The Right to be Forgotten, and Forgotten, and Forgotten…

Google’s ongoing battle with European regulators over the right to be forgotten has been well documented, Now, it seems, UK authorities are taking the concept one step further by denying the right to report on “right to be forgotten” events. Confused? Allow me to explain.

right to be forgotten

We start with the original articles regarding a ten-year old conviction for shoplifting which, following a request from the person convicted of the crime, had successfully been de-listed from Google’s search engine . This in itself then became newsworthy with news media publishing stories of the de-listing, including details relating to the original crime, which were then duly indexed by Google’s search engine.

Google refused to take down the links relating to the new news story, citing significant public interest and claiming they constituted a valid and current news story. The UK Information Commissioner’s Office (ICO) subsequently waded in ordering Google to remove nine links to current news stories about previously removed news stories.

Apparently, the sticking point is including the complainant’s name in follow up stories. The commission argues that it is in contravention of the act when a search for the complainant’s name elicits any details relating to a story which has already been ordered removed. Deputy commissioner David Smith explained it thus:

We understand that links being removed as a result of this court ruling is something that newspapers want to write about. And we understand that people need to be able to find these stories through search engines like Google. But that does not need them to be revealed when searching on the original complainant’s name.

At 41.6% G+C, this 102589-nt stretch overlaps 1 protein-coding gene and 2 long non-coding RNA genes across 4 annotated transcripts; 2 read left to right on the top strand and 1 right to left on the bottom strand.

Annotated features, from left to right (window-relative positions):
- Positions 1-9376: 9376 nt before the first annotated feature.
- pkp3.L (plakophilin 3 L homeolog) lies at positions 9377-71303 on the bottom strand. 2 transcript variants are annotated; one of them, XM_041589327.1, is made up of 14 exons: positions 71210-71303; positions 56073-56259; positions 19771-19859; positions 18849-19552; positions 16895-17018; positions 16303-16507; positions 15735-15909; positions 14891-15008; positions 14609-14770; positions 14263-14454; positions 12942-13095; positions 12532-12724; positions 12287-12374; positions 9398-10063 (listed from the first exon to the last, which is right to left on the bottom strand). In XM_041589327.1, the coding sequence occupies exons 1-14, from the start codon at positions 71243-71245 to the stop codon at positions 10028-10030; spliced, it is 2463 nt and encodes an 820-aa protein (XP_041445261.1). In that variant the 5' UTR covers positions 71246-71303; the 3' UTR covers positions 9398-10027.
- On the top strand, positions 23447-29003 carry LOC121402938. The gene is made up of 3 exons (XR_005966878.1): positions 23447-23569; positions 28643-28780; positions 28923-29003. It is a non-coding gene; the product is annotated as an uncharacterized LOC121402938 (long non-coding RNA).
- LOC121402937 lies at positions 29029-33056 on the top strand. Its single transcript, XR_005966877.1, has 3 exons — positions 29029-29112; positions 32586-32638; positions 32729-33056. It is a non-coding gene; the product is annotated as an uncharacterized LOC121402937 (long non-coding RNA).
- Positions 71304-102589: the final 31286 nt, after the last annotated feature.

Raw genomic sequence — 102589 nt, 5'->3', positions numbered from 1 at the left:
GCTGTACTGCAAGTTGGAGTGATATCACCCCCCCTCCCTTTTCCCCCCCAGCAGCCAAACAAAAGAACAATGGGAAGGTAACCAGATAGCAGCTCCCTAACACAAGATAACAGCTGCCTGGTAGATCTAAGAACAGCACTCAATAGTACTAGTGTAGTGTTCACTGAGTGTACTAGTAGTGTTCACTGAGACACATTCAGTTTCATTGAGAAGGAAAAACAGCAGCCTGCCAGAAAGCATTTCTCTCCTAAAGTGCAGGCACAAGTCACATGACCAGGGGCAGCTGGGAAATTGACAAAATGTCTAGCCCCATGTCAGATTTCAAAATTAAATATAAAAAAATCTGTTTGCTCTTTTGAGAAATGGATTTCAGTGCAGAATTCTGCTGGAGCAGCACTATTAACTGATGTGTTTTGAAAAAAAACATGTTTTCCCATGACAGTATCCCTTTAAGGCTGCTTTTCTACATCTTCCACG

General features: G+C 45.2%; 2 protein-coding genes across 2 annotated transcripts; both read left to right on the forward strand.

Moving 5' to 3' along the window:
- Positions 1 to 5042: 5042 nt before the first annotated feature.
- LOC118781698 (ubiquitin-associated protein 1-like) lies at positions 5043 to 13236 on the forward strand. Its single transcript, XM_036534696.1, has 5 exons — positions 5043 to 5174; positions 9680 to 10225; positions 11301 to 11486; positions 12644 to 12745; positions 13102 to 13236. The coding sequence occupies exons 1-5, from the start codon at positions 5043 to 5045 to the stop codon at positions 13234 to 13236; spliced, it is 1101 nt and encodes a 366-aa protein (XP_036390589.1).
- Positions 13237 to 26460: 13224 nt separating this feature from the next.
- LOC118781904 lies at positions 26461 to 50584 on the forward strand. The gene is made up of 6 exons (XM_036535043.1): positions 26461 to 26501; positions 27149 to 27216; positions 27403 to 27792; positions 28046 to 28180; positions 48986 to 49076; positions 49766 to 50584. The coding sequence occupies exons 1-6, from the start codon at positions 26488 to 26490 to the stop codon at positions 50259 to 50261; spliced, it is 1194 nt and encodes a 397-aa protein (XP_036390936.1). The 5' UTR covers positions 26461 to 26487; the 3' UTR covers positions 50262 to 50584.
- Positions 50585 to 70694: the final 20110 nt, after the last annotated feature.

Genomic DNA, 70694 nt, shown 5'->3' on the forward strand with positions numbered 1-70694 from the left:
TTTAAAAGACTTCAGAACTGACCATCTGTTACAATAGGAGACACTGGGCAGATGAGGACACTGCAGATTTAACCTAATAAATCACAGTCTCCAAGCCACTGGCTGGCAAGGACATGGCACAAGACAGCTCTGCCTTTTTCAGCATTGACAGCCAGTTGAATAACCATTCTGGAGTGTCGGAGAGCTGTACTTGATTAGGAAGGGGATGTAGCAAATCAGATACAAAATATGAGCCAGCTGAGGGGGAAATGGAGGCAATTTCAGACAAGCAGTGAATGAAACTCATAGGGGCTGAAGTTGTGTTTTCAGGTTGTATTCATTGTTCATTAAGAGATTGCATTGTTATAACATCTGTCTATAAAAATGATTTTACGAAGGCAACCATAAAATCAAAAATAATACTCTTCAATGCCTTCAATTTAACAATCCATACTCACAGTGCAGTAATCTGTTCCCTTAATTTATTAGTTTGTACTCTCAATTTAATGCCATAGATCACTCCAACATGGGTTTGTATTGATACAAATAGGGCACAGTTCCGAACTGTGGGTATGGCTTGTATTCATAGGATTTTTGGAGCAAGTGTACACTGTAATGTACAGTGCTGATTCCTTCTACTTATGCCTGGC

Apparently, it’s okay for news media to report on right to be forgotten events as long as the they don’t include specifics – which would tend to make it not a story any more.

Personally, I think the whole concept is ridiculous and wonder where it’s all going to end. We all make silly mistakes, it’s part of the human condition, part of who we are, part of each individual’s history, and can’t be expunged simply by removing links to news stories from search engines.


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About the Author

Jim Hillier

Jim is the resident freeware aficionado at DCT. A computer veteran with 30+ years experience who first started writing about computers and tech back in the days when freeware was actually free. His first computer was a TRS-80 in the 1980s, he progressed through the Commodore series of computers before moving to PCs in the 1990s. Now retired (aka an old geezer), Jim retains his passion for all things tech and still enjoys building and repairing computers for a select clientele... as well as writing for DCT, of course.

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